Back at the apartment her first move was to take up shop behind the TV cabinet. She squished herself in there good and tight, balancing on her back legs on the heat register in that tiny space and wouldn't move. She peed on the register she was so scared. I was already wondering if this was a good idea. I didn't care about the floor so much as putting her through crazy amounts of stress. Did she really deserve this?

This became even more of a concern when one day she crammed herself into the miniscule space behind the stove. Ian and I had to move the fridge and maneuver open the pot drawer to free her and it freaked the hell out of me thinking of how she could have hurt herself back there.

At one point I herded her into the bathroom so she could have some privacy and space. It seemed to work for an hour or so. That is until I tried to feed her. She had dry food but I wanted to give her a treat to set up a truce of some sort so I grabbed a can of tuna and walked into the bathroom with the can opener. I showed her the can, talked to her gently about how yummy it was and started to crank the thing open.

And then my hand slipped.

And the opener crashed into the tub near where she was tucked into the corner.

In the craziest matrix-like move I'd ever seen, she leaped straight up about four feet, launched herself from the wall and sailed right over my head where I was kneeling by the tub. Right clean over my head! And then she raced out the open door into the bedroom and parked herself under the bed.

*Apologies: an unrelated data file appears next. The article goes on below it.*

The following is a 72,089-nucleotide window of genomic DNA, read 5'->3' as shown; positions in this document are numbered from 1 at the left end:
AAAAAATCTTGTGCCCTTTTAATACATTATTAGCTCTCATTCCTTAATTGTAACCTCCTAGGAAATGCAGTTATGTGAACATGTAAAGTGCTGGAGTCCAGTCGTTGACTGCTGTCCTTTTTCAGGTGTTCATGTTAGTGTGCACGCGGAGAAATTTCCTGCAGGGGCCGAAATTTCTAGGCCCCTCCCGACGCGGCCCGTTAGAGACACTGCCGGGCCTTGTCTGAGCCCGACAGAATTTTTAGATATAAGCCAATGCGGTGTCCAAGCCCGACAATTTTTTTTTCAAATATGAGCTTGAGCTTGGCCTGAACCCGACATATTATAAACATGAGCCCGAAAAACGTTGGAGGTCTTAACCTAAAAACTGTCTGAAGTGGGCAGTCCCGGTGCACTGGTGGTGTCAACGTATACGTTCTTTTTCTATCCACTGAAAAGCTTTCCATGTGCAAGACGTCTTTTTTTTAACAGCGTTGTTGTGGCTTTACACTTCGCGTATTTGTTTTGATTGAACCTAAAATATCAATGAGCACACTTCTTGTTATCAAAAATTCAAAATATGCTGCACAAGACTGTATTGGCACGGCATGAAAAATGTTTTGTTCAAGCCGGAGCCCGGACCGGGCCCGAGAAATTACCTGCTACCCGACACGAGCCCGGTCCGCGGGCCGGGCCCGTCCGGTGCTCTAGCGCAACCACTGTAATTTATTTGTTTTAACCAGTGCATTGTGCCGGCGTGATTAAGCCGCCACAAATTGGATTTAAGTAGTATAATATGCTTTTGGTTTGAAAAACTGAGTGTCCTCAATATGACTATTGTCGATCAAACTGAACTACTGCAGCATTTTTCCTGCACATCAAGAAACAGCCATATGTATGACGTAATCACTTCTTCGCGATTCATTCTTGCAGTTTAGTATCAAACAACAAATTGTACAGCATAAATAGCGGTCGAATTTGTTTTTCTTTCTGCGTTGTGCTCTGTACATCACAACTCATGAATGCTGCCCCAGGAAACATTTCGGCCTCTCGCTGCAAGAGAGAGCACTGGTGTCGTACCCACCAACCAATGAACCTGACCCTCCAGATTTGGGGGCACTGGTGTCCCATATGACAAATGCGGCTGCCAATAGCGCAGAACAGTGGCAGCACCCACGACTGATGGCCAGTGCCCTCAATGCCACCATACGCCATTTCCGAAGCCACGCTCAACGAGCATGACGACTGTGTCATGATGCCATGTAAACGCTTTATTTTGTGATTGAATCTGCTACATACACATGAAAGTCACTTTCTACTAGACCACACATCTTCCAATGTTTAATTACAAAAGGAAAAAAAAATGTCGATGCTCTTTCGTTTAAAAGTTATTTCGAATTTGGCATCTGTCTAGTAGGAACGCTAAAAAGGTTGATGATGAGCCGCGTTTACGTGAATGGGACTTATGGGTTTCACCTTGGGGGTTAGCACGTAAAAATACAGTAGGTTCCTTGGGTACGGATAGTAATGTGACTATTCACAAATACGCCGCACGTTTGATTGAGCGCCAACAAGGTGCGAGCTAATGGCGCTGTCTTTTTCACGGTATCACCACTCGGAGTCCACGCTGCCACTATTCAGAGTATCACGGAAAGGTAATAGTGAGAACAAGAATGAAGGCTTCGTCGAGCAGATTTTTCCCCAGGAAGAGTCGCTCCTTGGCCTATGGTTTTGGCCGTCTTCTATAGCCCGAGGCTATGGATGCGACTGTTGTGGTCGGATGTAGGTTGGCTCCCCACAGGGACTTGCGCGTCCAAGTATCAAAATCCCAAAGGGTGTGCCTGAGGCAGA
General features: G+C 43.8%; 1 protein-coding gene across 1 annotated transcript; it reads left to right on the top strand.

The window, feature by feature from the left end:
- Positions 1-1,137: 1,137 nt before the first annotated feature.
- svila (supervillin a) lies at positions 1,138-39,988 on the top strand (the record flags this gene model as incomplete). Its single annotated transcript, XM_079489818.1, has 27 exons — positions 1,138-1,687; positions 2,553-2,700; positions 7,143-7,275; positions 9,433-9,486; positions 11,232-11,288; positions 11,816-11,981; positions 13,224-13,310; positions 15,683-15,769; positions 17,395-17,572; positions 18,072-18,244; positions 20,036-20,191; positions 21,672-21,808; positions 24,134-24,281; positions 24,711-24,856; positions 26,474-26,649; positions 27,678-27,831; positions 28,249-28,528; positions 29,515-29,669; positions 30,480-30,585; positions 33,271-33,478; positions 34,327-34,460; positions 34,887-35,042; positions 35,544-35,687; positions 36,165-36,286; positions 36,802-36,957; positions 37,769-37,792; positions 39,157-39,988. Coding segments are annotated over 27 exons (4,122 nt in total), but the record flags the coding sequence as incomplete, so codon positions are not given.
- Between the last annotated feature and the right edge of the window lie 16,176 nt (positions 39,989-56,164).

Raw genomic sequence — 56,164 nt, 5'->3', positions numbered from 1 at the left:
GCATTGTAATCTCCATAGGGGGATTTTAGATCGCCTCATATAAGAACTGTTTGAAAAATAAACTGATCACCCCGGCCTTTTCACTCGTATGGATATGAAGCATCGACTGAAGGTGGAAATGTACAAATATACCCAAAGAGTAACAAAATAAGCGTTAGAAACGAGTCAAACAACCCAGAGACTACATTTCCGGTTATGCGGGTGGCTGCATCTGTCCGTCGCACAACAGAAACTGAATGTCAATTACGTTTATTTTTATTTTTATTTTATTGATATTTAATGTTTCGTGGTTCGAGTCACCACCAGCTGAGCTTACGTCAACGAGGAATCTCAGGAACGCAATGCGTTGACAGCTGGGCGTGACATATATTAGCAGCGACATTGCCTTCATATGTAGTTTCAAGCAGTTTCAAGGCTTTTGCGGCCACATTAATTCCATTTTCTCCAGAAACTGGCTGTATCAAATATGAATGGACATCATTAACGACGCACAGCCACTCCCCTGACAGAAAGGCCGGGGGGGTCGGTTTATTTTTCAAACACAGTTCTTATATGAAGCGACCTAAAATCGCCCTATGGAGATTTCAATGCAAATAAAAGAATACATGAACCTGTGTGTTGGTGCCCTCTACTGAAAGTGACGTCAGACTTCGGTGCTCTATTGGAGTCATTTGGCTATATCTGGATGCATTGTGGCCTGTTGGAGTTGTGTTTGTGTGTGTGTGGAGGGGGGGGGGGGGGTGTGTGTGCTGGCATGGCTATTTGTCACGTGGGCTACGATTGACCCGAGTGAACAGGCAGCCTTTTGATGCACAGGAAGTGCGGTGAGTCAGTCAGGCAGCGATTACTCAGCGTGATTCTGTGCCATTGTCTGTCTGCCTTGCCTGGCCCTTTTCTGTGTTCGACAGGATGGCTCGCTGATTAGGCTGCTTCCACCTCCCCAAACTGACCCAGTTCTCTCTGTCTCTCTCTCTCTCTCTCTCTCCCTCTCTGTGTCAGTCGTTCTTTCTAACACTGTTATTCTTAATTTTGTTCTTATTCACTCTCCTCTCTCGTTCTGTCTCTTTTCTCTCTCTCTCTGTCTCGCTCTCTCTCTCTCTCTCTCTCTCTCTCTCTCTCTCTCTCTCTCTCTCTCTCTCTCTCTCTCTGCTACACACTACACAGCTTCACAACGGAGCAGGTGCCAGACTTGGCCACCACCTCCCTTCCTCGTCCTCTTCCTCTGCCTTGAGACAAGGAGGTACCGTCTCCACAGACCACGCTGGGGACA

Where she remained for the next 5 months.

Every day I'd slide a dish of food and water under the bed into the little crawl space under the headboard. At night, when I went to sleep she would rush out to use the litter box and then rush right back to safety. On nights I was up late I would have to take time to get into bed, turn out the light and pretend I was asleep so she could use the box, and after she was back under the headboard I'd get back up and finish whatever it was I was doing.

Around month two I started leaving the bowls next to the bed and when it was safe, she would come out and eat. Eventually I had the bowls by the door in the hallway. Each time she saw me, she would hiss, but again, not in an angry defensive way but as if she were meowing.

At month 6, as I was setting down food in the hall, Augie walked up to me and hissed. Only this hiss ended in a strangled squeak. It shocked the hell out of me. She did it again, this time drawing out her squeak into a very weird sounding meow. More like an "Aaaoowp!" I couldn't believe it, I e-mailed Ian next door right away "SHE MEOWED! HOLY SHIT SHE MEOWED!" And she wouldn't stop, she seemed downright pleased with her discovery and squeaked up a storm after that.

There were so many milestones like this. It wasn't long until Charlie came into our lives (more about him later) and then things really got interesting as he started to pull Augie even more out of her shell.

It was two years later, in a whole new apartment, on a new bed that Augie climbed up while I was reading and stepped, voluntarily, onto my lap. I tell you, I burst into tears at that moment. It was a brief visit but more would follow to the point today where I can pat the armrest on the couch and she'll hop up onto my lap and promptly drool all over my clothes, curl up and nap. I can pick her up for short spells and listen to her purr, and when we go to the vet she'll stuff her head into the crook of my arm and pretend she's somewhere else.

I love my little Aug-Bog.